"Rights: ('A 'right' is a moral principle defining and sanctioning a man's freedom of action in a social context.' - Ayn Rand) ('Every man has a property in his own person: this no body has any right to but himself. The labour of his body, and the work of his hands, we may say, are properly his.' - John Locke, 'The Second Treatise On Civil Government') Man survives by reason, and in order to do so, he must be free from the initiation of force. Society can be greatly beneficial to the individual because of mutual protection, division of labor, and economies of scale. But it is only beneficial to the extent that the individual is still free to act and survive according to his own reason. Individual rights state explicitly the requirements for a person to benefit rather than suffer from living in a society. They codify man's protection from the initiation of force, as required by his rational nature. Being required by man's rational nature, rights are not arbitrary or negotiable. They are absolute requirements for life within a society. Rights are absolute. ---Right to Life: The right to life is the fundamental right, of which all other rights are corollaries. The right to life states that you own your own body. It is your property to do with as you please. No one may force you to do anything, no one may injure you in any way, and above all, no one may take your life (without consent.) The opposite to the right to life is life as a slave, where someone or some people essentially own you -- they can dictate what you do, when you do it, and take your life if they please. It should be noted that rights are guarantees to freedom of actions. They do not provide for anything but freedom of action. There is no right to food, for example; only the right to work and keep the proceeds with which you may buy food. ---Right to Liberty: The right to liberty is a part of the right to life, specifically referring to your freedom of action. You may do what you want, when you want, provided you don't trample on the rights of anyone else. This is a necessity for man's life because man's means of survival is reason. Survival by reason requires that you are able to act upon your reason otherwise your reason is of no avail. You can only act on your reason if you are free from the coercion of others. If society were to permit some actions and not others, it would be permitting some reason and not other reason. It would be effectively destroying individual reason by making reason second place to some other standard. When a society prevents its citizens from the initiation of force, however, it is not circumventing reason, because there is never a reason for the initiation of force [although retaliatory force is a right - see The Right to Self Defense below]. ---Right to Property: Property rights are an extension to the right to life. In order to support yourself through reason and stay alive, you must be able to own and use the product of your labor. If the tools of your survival are subject to random confiscation, then your life is subject to random destruction. ---Right to the Pursuit of Happiness: The right to the pursuit of happiness is freedom of action. To live, man must achieve values. To achieve values, man must be free to think and act. The right to the pursuit of happiness means a man is free to do anything he pleases, as long as it doesn't conflict with the rights of others. Since man must use his own mind to live, he must be able to choose his values and act towards them. Even acts which are destructive to himself must be allowed, or a man cannot live by his own mind. Ultimately, man must be free to pursue his own goals and happiness. ---Right to Free Speech: The right to free speech is a recognition that speech in itself if devoid of physical threats is not an initiation of force and does not warrant any retaliatory force. Many dictatorships and People's States will outlaw certain types of speech as being dangerous or inflammatory or against the will of the people, but this censorship is just an evasion of reality - hoping that if a problem is ignored it will go away. Freedom of speech is required for liberty because without the freedom of speech, you can not persuade others of what is right and what is wrong. Without the freedom to persuade others, only force can make people act in a particular way. It is an important check on government because it allows transgressions to be identified and fixed rather than hidden and perpetuated. ---Right to Self Defense: The right to defend yourself is a corollary to the right to life...." - Jeff Landauer and Joseph Rowlands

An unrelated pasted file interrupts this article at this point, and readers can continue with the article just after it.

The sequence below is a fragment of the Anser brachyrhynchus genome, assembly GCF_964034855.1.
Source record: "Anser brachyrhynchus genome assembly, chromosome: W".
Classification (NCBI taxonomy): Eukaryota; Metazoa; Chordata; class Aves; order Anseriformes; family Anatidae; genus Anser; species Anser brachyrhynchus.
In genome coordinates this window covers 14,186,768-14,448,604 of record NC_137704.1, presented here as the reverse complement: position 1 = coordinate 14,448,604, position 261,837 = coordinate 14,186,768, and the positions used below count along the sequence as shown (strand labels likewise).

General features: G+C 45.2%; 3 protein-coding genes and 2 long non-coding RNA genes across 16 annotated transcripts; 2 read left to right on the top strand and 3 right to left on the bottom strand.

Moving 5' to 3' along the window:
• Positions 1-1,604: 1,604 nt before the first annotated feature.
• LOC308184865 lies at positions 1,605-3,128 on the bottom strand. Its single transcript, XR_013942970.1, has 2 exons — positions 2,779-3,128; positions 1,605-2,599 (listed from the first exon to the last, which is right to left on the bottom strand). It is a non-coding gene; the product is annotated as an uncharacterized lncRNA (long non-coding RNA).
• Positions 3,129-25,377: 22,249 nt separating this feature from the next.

Copyright © 2001 by Jeff Landauer and Joseph Rowlands. [http://www.importanceofphilosophy.com/Politics_Rights.html#RightToProperty ]
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[Quote No.41383] Need Area: Friends > General